Do Androids Dream of Electric Sheep?

Do Androids Dream of Electric Sheep? Summary and Analysis of Chapters 19-22


Chapter 19

As the bounty hunter nears their apartment, Irmgard Baty pulls John away from his empathy box and tells him that he must do anything he can to not let the bounty hunter inside. John, in a daze, doesn’t listen and exits the apartment, going outside to a small patch of weeds where he releases the spider that Mercer had given to him. A flashlight beam lights up in his face and Rick Deckard asks him why he put down a live creature like that. John tells him that he didn’t want its legs to be cut off by the women in his apartment and this tips Rick off to the fact that these women are androids. Rick questions John and realizes he’s a chickenhead, but John won’t tell him which apartment is his because he swore to protect the three andys. John tells him that if he kills them then he will be outside of Mercerism forever.

Rick goes into the conapt building to look for the androids himself. He uses listening gear to listen for small noises in the building and he thinks that he detects the location of the androids. He begins to move towards their location when a man comes out of the shadows of the hallway. The man tells him that he is Mercer and that he has been living in this apartment building “because of Mr. Isidore.” Rick asks if he is now outside of Mercerism, and Mercer tells him that what he is doing “has to be done.” He tells him that “the hard one” is below him and coming up the stairs in a sneak attack.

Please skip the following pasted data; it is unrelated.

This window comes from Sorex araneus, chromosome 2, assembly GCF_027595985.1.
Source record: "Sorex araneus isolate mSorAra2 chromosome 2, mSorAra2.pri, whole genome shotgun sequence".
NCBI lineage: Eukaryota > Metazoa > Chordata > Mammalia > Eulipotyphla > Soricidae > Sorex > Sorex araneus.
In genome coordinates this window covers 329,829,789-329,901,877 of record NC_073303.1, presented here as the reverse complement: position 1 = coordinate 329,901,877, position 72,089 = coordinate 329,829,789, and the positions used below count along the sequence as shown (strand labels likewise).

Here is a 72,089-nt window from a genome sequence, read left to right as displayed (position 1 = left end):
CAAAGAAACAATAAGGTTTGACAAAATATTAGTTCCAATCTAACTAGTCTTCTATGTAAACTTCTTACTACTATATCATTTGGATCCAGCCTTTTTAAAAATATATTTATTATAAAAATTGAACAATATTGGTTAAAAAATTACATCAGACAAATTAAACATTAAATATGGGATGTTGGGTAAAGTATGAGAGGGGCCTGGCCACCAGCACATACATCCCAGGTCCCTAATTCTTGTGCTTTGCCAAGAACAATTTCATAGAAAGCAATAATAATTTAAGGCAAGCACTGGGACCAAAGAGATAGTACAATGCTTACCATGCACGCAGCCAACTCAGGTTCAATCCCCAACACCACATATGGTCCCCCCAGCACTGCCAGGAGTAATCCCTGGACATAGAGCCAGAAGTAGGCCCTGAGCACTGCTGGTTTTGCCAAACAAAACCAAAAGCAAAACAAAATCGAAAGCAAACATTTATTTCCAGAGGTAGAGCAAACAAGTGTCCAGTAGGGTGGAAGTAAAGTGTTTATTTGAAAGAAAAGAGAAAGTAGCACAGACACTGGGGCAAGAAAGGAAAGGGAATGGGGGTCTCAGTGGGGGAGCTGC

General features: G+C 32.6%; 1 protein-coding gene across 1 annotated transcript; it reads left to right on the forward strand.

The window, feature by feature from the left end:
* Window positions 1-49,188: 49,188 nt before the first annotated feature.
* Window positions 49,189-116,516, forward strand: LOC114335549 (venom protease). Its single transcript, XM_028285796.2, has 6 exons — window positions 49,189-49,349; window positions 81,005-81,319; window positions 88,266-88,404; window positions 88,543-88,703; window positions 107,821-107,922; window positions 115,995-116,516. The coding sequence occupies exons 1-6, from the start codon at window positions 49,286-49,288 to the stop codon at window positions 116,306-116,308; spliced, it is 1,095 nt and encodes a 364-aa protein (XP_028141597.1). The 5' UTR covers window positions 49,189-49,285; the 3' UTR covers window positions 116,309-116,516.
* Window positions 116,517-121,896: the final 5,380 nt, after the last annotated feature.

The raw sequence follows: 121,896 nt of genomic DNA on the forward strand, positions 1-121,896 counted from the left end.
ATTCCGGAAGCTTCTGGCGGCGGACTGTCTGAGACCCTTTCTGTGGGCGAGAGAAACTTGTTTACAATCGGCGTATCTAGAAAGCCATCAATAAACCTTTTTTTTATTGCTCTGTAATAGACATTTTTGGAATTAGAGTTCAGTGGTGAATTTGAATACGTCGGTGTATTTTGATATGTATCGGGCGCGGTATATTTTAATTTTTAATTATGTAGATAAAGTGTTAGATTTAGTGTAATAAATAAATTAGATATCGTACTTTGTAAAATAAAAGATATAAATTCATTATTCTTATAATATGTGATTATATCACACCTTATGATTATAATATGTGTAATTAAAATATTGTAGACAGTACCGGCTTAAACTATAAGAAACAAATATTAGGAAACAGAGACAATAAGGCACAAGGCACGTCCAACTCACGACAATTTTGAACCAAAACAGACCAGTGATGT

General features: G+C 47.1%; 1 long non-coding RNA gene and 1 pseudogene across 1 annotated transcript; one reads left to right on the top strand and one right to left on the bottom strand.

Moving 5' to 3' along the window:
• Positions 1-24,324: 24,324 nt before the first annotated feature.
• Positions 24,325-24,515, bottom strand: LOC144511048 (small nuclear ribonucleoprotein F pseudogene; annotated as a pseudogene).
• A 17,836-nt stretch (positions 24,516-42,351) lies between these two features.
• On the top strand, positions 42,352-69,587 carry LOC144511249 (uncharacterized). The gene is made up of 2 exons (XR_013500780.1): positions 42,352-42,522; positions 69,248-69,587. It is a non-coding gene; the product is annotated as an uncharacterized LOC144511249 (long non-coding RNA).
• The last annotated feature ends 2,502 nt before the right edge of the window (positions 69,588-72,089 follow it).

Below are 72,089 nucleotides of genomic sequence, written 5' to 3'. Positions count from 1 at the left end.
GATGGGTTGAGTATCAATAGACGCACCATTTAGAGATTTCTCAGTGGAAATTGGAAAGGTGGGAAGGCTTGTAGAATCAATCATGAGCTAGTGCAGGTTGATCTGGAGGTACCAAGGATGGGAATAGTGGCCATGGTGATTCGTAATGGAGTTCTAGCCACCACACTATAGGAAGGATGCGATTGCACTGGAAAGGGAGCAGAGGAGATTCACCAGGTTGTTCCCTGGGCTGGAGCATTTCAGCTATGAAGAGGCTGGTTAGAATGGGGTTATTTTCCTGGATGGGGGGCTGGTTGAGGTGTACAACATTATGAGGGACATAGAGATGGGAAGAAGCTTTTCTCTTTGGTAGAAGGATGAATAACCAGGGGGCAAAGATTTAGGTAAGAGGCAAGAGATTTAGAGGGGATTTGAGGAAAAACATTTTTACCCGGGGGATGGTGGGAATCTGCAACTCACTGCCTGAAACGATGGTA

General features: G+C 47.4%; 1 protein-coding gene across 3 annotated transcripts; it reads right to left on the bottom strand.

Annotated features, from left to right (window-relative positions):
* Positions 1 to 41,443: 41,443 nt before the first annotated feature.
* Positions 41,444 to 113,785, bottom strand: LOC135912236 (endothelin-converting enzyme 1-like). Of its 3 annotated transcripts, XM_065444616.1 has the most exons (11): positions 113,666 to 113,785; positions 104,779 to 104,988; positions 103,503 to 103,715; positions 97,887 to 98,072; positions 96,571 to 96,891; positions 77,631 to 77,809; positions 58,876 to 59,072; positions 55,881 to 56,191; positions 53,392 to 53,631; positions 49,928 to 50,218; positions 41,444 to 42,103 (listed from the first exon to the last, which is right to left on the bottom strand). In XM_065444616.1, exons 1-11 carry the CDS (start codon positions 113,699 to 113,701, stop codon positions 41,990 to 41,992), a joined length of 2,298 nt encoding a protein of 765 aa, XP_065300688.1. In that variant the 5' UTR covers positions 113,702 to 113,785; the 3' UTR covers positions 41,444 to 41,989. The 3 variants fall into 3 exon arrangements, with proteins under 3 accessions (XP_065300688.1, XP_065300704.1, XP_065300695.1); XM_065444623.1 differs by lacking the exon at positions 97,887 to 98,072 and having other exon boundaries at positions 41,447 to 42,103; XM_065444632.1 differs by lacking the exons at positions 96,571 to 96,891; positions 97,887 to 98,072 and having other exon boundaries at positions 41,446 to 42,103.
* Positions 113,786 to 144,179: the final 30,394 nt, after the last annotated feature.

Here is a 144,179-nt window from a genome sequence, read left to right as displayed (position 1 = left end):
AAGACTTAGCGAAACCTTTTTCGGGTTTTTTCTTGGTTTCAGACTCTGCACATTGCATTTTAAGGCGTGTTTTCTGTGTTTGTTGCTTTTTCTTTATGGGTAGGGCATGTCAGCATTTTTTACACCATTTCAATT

Rick turns around to see a woman coming towards him. He sees Rachael Rosen in front of him, coming at him with her arms open. He wonders why she decided to come to him, but then realizes at the last second that it is not Rachael but is, instead, an android that looks exactly like her. They are both Rachael Rosens, he thinks, “the prototype, used by the manufacturer to protect the others.” Rick fires his laser tube at the Pris Stratton/Rachael Rosen android and kills her.

Rick begins to move through the apartment building again and his detective gear picks up cephalic activity letting him know that he has found the androids apartment. He mimics John Isidore’s voice, telling the androids inside that they should let him in. They are tricked and open the door for him. Rick enters and tells them that its too late and that he does not have to give them an empathy test because they have already fired on him and initiated contact. Roy Baty fires a laser shot, but misses, and Rick tells them that now that they have fired on him he does not have to administer the Voigt-Kampf test.

Irmgard Baty is hiding a laser tube in order to ambush Rick, and Rick sees it. He fires on Irmgard and kills her instantly. Roy Baty attempts to run to another room, but cries out when he hears Irmgard being shot. “Okay, you loved her,” Rick says. “And I loved Rachael. And the special loved the other Rachael.” He shoots Roy Baty and kills him as well. After all are dead John Isidore walks into his apartment. Rick finds a phone and puts in a call to Harry Bryant.